McCoy Stadium turned into a memorable place to view my first AAA game. Home to the Red Sox's top farm club since 1973, the short trip from the bigs to the minors is well worth the drive down I-95.
Odd, unique, or a combination of both is the way I would describe McCoy Stadium, which underwent a major renovation in 1999. The home of the team affectionately dubbed as the PawSox is nestled in the neighborhood of homes off Columbus Avenue in Pawtucket, Rhode Island, a mere 41 miles from where Fenway Park settles in Boston's Back Bay.
Easily the oldest stadium in the 14-team International League, with the closest being Columbus's Cooper Stadium (1977), McCoy remains one of the league's smallest ballparks. Currently, McCoy's capacity exceeds only two other IL teams, and by just 31 seats at that: Durham Athletic Park and Charlotte's Knights Stadium seat 10,000.
Depending on how early you get to a game in Pawtucket (located about 5 miles from Providence), the first of many things to leave an impression at McCoy is the unique shape of the stadium and that the dugouts are anything but, as McCoy is the only second story stadium in all of baseball, meaning the dugouts are at ground level.
As a result, enterprising fans have created one of the most unique traditions in all of baseball, making the autograph scene a scene within itself. Fans flock above the home and visitor dugouts with their "fishing lines" in tow, hoping to reel in an autograph or few.
Having never heard about or seen the "McCoy fisherman" at work, I was taken aback by the numerous two-liter bottles and milk jugs dangling from pieces of string. The end result is obtaining an autograph and the players seem happy to oblige, as the entrance to the dugout is blocked by a wall of beach sand pails and the like, oddly reminiscent of the beaded curtains you'd find separating the back rooms of a Chinese restaurant.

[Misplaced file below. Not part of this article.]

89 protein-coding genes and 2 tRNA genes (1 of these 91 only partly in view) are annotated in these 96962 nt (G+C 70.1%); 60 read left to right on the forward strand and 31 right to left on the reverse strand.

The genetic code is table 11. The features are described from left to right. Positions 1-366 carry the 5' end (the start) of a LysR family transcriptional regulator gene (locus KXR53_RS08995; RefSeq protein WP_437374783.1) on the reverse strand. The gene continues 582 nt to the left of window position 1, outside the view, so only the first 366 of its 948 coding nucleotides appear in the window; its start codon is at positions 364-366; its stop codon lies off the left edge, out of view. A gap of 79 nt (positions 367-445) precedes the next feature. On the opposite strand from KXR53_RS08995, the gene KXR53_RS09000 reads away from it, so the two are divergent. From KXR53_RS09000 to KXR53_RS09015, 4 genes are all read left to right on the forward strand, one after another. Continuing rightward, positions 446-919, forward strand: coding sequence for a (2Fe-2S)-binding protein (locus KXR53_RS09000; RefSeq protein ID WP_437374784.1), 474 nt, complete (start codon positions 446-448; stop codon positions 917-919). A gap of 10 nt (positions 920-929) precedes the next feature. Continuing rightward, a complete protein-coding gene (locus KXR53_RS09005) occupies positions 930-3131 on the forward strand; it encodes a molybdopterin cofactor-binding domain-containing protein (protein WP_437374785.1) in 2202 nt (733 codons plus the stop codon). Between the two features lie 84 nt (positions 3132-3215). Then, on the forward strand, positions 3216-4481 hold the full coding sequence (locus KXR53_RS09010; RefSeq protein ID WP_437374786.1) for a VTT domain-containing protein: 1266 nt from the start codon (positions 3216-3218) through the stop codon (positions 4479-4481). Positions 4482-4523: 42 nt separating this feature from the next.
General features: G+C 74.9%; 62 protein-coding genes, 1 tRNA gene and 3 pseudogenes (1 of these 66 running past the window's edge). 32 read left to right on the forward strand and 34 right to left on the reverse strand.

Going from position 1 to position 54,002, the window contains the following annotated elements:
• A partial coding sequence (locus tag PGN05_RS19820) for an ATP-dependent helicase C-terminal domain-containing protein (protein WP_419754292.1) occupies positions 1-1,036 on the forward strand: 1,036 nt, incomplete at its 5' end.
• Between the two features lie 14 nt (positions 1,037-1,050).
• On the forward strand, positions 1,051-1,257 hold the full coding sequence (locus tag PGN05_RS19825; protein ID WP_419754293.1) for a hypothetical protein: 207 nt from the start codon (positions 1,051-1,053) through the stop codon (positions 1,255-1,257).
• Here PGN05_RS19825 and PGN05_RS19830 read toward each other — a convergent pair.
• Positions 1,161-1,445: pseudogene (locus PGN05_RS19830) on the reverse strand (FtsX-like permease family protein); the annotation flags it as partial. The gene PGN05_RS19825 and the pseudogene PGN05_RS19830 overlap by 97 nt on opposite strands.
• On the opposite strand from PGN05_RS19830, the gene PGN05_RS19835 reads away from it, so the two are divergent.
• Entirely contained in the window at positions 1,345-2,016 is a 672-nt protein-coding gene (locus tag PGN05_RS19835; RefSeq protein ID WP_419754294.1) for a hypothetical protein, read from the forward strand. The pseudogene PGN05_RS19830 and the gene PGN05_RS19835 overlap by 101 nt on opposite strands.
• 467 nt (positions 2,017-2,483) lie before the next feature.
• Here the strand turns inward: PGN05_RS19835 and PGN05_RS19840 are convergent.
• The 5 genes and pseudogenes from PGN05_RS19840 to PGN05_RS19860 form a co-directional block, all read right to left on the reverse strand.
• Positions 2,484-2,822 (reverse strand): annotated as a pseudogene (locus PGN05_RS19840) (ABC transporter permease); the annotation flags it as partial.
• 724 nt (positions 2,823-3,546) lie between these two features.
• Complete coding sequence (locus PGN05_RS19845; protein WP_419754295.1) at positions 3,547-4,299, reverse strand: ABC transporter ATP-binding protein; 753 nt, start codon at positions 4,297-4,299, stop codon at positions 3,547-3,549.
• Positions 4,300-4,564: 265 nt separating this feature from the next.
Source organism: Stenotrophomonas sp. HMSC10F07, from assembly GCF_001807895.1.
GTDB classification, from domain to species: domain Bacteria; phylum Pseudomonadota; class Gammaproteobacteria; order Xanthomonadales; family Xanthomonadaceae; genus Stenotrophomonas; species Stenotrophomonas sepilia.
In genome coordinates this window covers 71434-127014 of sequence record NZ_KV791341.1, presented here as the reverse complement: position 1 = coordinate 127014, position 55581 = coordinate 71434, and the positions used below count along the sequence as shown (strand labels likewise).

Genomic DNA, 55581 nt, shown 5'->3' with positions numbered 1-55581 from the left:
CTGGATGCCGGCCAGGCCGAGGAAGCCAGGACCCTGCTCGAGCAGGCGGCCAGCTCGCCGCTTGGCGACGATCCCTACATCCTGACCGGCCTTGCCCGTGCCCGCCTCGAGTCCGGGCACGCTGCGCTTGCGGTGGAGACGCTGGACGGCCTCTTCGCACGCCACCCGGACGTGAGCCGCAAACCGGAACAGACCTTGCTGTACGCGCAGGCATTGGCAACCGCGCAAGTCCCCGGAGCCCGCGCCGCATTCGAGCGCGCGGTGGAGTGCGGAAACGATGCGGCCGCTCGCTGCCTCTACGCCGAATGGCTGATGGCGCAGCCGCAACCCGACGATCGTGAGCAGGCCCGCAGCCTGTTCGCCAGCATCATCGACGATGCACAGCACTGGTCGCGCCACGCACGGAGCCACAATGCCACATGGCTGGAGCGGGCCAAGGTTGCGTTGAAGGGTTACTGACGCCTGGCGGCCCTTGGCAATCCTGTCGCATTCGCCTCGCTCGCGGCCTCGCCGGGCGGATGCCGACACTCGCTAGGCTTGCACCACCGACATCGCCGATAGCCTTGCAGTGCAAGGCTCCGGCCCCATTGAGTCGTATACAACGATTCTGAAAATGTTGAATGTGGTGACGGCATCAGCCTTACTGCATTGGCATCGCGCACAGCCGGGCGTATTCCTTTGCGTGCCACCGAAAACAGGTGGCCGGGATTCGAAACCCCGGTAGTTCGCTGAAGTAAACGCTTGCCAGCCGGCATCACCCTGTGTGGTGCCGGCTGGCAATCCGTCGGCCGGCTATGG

Also, since the stadium's main seats reside on the second story, the ballpark looks more like a Coliseum at first glance, reminding me more of a Spanish bull ring than a baseball stadium.
Minor League baseball is supposed to be fan friendly and affordable and Pawtucket excels as much in those areas as any professional sport franchise I've ever encountered. Having rescued the club from bankruptcy when he purchased the team in 1977, owner Ben Mondor helped rejuvenate interest in the team and McCoy Stadium, built in 1942, with a major renovation and expansion during and after the 1999 season.
The $11 million project, jointly financed by the team and the state of Rhode Island, expanded the seating capacity of McCoy from 7,002 to 10,031. Included in the transformation was the addition of the popular berm seating in left-center field and the signature three-story staircase down the left field line. In order to increase the capacity the PawSox opted to add seats on the third-base side, jutting out from the symmetrical grandstand and giving the ballpark an oblong feel.
Sitting on the third base side and looking in towards home plate, you get the feel you're in a stadium built in the World War 2 era. Turn your head to the left or sit on the first-base side of the park and you're confronted with the picturesque modern-day appeal that has been the boom of ballparks since the introduction of Camden Yards.
Another nice McCoy perk is that if the Red Sox and PawSox play on the same day the right-center field Jumbotron shows live Red Sox game updates before the PawSox bat in the bottom half of each inning, which I found to be a nice touch since the game I attended occurred at the same time as the first Pedro Martinez-Roger Clemens showdown of 2001.
In addition to the stadium's uniqueness, the PawSox remain affordable to watch, with the 4,014 box seats topping out at $8.00 and the remaining general admission tickets a mere 5 bucks. As an added bonus, and a nice surprise to start off the day, parking is free. Obviously the fans have been very appreciative, as the PawSox have become accustomed to playing before the highest percentage of ballpark capacity in the International League.
If you want to get a sense of the final destination on the long and arduous journey to the Major Leagues for many recent Red Sox greats, Pawtucket's McCoy Stadium is a great place to take in a ballgame and proves that Fenway Park is not the only quaint and charming New England ballpark.